In nautical terms, it’s called a plumb bow, but after one look at the Axopar 28 Cabin’s sharp stem, you’d be more inclined to call it a carving knife. Axopar builds some of the most unique-looking boats in the world, but all of its European form is designed to maximize its function, and all of those style points led to great performance during our test.
The Finnish builder designed the Axopar line to closely mimic the ride of a RIB, without adding on the inflatable collar. The 28 Cabin has a low center of gravity, with low freeboard and a hull form that both enhance its seakeeping and overall efficiency. That eye-catching plumb bow sharpens to a 60-degree angle, hence its knifelike ability to slice through waves and chop. Moving aft, the Axopar incorporates twin steps to provide a more level running attitude. The twin steps and low overall weight result in an efficiency that allows it to achieve comparable speeds to similarly sized boats with less power, and get away with a smaller fuel tank—the design spiral in action. At the transom, deadrise tapers to 21 degrees.
While the looks draw eyes from the docks, Axopar says one of the most important design elements on the boat is the double chines. Adding a second chine above the traditional hard chine at the waterline both improves stability and adds lift, similar to the way an inflatable or foam collar works on a RIB.
How did it all work? On test day, we recorded a top-end of 54.3 mph with twin 200 hp Mercury FourStroke V-6 outboards on the transom. But more importantly, we took on a stout head sea running outside the inlet, and the 28 Cabin performed admirably. We pushed the throttles above the comfort level and waited for the bone-jarring pounding that never came. The boat performed equally well in following and quartering seas, and felt graceful during hard-over turns at speed.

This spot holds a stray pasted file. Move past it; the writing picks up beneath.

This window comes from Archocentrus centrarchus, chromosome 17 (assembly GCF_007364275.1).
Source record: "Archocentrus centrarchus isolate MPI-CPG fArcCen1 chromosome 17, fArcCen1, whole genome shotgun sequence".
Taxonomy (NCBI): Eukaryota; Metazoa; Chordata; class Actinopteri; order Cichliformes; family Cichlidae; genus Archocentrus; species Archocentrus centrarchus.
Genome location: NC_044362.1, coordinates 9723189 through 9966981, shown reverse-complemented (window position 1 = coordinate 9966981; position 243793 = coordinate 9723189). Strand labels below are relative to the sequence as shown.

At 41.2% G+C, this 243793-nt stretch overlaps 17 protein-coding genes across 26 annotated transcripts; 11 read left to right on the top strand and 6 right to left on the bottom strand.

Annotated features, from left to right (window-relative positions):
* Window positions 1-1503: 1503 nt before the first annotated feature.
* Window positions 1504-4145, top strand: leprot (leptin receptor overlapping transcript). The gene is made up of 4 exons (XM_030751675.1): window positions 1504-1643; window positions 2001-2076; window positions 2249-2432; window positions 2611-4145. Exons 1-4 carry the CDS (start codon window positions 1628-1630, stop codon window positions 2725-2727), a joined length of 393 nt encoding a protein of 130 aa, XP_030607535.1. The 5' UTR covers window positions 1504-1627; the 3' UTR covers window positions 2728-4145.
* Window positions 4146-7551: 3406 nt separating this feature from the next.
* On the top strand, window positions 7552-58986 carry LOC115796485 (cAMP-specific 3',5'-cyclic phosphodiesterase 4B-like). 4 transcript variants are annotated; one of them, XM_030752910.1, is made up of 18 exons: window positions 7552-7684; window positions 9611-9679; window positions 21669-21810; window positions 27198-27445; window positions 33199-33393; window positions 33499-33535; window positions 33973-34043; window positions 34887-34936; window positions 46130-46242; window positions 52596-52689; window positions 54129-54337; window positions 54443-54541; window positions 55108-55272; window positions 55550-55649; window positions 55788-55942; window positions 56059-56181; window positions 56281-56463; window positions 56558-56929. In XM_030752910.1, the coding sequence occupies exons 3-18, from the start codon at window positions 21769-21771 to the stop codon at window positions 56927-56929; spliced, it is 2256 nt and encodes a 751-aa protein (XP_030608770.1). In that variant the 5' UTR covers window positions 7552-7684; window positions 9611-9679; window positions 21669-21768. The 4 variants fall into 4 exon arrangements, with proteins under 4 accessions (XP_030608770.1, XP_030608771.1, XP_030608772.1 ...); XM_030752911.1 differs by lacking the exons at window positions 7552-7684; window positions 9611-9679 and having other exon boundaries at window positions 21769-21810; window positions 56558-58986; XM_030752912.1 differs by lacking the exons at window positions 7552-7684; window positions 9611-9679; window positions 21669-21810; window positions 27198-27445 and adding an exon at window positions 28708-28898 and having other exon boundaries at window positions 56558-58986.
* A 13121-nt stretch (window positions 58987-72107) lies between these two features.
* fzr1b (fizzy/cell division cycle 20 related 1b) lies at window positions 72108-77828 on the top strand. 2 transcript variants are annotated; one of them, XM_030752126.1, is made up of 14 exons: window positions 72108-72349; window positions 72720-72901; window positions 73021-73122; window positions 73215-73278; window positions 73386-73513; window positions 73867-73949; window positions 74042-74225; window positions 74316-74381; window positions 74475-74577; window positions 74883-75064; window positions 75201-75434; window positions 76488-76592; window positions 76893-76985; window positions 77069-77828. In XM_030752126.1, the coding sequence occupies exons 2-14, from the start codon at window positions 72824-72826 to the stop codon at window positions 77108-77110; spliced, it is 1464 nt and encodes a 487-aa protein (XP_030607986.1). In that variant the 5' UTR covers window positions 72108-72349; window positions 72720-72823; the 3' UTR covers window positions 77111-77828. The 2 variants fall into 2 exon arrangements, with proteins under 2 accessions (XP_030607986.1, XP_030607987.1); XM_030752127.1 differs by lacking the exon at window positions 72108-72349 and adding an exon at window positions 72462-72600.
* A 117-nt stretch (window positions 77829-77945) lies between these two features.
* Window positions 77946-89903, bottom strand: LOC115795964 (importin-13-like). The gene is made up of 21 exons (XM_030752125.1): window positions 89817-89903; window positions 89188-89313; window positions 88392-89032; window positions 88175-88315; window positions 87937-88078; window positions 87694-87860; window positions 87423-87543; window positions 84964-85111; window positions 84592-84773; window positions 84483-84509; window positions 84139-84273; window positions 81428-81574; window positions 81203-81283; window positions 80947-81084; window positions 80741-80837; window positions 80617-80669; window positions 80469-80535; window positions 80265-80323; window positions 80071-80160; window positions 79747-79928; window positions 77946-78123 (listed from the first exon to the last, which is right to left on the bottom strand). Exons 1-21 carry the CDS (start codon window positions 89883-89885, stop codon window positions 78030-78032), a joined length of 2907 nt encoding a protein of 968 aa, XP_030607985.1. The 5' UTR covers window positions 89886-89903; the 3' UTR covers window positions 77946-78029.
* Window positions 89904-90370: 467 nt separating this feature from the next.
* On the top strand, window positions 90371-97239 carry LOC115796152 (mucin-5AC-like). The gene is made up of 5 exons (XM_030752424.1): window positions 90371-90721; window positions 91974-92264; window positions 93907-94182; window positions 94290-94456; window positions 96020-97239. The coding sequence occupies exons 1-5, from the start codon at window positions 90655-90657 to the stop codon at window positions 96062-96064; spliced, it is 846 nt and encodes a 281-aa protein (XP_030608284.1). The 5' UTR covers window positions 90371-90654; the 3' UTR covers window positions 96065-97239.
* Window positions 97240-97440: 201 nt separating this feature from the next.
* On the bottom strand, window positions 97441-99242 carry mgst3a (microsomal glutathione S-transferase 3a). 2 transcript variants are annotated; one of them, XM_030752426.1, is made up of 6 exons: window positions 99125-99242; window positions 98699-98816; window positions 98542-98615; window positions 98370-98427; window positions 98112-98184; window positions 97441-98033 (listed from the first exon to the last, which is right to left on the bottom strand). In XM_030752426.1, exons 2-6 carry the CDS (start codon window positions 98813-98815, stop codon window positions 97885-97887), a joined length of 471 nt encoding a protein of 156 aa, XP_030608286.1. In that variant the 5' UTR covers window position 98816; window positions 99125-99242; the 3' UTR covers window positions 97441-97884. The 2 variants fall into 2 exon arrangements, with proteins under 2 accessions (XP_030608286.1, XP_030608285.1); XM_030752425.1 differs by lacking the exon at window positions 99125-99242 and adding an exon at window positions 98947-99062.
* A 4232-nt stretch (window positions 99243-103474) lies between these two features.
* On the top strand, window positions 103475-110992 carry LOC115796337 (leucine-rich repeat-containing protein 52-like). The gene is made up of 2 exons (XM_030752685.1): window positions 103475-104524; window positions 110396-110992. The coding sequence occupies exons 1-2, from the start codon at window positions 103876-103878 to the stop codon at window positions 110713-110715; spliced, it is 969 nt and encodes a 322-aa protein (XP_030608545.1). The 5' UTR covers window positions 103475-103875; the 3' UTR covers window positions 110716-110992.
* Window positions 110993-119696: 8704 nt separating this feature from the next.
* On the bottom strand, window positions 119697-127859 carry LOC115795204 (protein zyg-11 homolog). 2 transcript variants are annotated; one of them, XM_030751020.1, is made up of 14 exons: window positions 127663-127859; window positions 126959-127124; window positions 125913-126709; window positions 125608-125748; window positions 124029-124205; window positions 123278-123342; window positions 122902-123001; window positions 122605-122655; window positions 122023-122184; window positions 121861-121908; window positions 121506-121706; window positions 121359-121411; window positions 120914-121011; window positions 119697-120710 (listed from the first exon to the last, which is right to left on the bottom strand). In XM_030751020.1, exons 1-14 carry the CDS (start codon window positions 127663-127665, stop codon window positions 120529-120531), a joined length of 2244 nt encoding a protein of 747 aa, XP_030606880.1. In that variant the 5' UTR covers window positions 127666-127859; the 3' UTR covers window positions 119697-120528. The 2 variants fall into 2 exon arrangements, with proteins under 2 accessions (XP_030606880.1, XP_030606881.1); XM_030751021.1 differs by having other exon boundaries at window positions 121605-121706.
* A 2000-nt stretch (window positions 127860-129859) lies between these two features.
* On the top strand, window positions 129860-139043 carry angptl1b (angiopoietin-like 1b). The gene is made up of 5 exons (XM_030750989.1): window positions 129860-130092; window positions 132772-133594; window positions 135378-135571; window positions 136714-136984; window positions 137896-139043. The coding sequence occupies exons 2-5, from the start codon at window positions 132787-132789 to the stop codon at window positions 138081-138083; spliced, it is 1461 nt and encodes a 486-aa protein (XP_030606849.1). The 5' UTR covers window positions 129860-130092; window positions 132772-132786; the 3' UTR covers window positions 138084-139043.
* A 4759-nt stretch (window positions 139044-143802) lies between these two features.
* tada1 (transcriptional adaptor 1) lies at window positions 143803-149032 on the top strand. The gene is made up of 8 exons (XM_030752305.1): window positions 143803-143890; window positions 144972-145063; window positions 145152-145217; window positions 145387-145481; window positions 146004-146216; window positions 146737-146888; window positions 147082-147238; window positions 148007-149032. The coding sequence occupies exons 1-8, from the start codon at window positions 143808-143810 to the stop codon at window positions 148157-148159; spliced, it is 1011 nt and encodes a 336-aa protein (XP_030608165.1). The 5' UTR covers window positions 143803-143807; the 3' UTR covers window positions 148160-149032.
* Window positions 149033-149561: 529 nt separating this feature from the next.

Interior and Accessories
Abovedecks, Axopar uses a modular system to build its 28 into a cabin, a T-top center-console, or an open crew-boat format. The enclosed pilothouse features twin captain’s chairs at the helm, with flip-up bolsters and a sofa behind. Visibility at the helm proved as excellent as the ride.
How We Tested
- Engines: Twin 200 hp Mercury FourStroke V-6
- Drive/Props: Outboard/15 1/4″ x 21″ 3-blade Enertia stainless steel
- Gear Ratio: 1.85:1 Fuel Load: 74 gal. Water on Board: 0 gal. Crew Weight: 580 lb.
- Twin-stepped hull with double chines and plumb bow provides a great ride.
- Open transom design helps this boat quickly shed water.
- Helm seats can be rotated fully aft to create a cabin conversation pit at anchor.
- Narrow bow precludes the wraparound seating common in big bowriders.
- We wouldn’t mind more seating in the aft cockpit.
While there is no direct competitor, try a RIB or a dual-console such as the Cobia 280 DC ($168,452 with twin 200 hp Yamaha outboards).
Pricing and Specs
|Price:||$170,000 (as tested)|
|Displacement (approx.):||4,277 lb.|
|Transom Deadrise:||21 degrees|
|Fuel Capacity:||74 gal.|
|Available Power:||Single or twin Mercury gasoline outboards|
Speed, Efficiency, Operation
Axopar via Nautical Ventures – Dania, Florida; 954-926-5250; axopar.fi